Websites are flexible and essentially bottomless, but you need to make your major sales pitch on that first page. Links from there can lead potential clients to more pages. Tempting as it may be to list the firm’s staff or toss in meaningless phrases like "We specialize in quality work," (as if anyone would say otherwise), cut to the chase. Your home page or index page introduces your main selling points and titillates the viewer to click on some of the links. While vertical scrolling is okay, it's still best to have your main points, or at least links to them, visible on the top of that first page.

A special problem that architects may not understand is screen resolution. Most architects have large screens and can run AutoCAD on 19-inch or 21-inch screens at high-resolution. You may also have your screen set to display 1280 x 1024 pixels, or even 1600 x 1200 pixels. Few potential clients have these expensive monitors. If you create a website that fills your screen, all they will see is a postage-stamp portion of the site. On websites, scrolling up and down is okay. People are accustomed to that. But making your website scroll side to side is not acceptable. You may reset your resolution to a lower number to check on your website. A resolution problem can drive away website visitors and potential clients. You should size your webpages to the 800 x 600 resolution. Here are some statistics of a typical monitor-resolution of a website visitor:

640x480 pixels - 6.5%
800x600 pixels - 53.7%
1024x768 pixels - 27.0%
1280x1024 pixels - 5.4%
All others - less than 8% percent.

The main advantage of designing the website yourself, or at least being a part of that process, is that you can learn how to change things at need, without paying someone to do it for you and waiting for them to have time to do it.

The most common design programs are Microsoft FrontPage (PC and Mac) and Dreamweaver (PC and Mac). There is a learning curve, to be sure, but not as much as you might think. These programs eliminate the need for you to learn the HTML coding used to create the webpages. You point and click and the programs generate the code. You will learn some code along the way, and can actually change things once you know how.

Using a Website Designer

Discuss this with your website designer and look at a lot of examples online. You will be discussing frames, colors, how many, if any, graphics to display and how to display those. This is not the place to discuss these in detail but plan to spend some time, over several meetings if necessary, with the website designer.

Technically, a website designer creates the basic pages while a website developer adds in more complex functions, known as "back-ends." One person may do both, and architectural-firm websites will have only limited need for complex back-ends. Here’s a link to a full discussion of this.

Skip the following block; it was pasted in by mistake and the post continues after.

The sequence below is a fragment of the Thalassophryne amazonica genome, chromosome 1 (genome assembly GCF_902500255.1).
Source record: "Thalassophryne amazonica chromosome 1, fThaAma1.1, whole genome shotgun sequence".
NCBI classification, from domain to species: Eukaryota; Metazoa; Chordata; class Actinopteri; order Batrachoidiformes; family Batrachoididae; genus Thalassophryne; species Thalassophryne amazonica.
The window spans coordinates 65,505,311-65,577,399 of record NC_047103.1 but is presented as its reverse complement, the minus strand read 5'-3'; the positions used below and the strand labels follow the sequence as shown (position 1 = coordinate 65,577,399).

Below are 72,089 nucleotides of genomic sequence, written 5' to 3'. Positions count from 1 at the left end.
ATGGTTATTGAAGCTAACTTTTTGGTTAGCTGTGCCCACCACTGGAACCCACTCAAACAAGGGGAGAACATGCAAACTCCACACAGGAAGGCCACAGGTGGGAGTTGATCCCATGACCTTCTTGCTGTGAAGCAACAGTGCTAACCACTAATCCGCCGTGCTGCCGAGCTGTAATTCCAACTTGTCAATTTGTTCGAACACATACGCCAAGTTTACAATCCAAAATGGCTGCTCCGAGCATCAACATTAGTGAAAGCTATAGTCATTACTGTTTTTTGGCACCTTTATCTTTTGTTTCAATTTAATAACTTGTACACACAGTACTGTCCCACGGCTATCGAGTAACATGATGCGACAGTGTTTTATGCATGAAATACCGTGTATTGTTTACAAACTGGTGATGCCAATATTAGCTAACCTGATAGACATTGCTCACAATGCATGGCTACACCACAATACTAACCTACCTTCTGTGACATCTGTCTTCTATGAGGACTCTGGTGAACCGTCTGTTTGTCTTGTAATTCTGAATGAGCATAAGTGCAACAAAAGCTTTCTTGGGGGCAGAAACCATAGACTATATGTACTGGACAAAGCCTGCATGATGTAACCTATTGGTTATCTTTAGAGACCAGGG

(Note: link removed as it no longer works. Another good reason to be able to maintain your own web sites.)

Keep a tight rein on the website designer. Website designers, who habitually use the latest high-speed equipment, are happy to create whiz-bang websites. But you do not want whiz-bang. You want a speedy-loading and to-the-point website. Photos take time to load. Music and bouncing or flashing graphics are pushing the limits of both taste and viewer patience. It’s okay to have photos or drawings, but put them on a secondary page and link to it. Don’t make the viewer plow through slow-loading pages to read the important points you are trying to make.

Remember this: You have perhaps twenty seconds to convince the viewer not to click the mouse button and vanish from your life. If that user has a DSL or cable modem, make that five seconds. To a user with the standard 56k telephone modem, twenty seconds is a lifetime to wait for a screen full of pretty photos to load. High-speed access loads your website faster but the viewer has higher expectations too. We have seen architectural webpages that took more than two minutes to load on a 56k modem. And when the home page only has photos and links to other pages that each take two minutes to load, someone has possibly wasted money on their website and it's hurting them.

Put up a website that shows what you can do, tell the viewer how to reach you for more information, make that website accessible to the vast majority of viewers, and don't expect them to be patient. Do all that and your website can be an important part of your advertising and operational mix.

- end -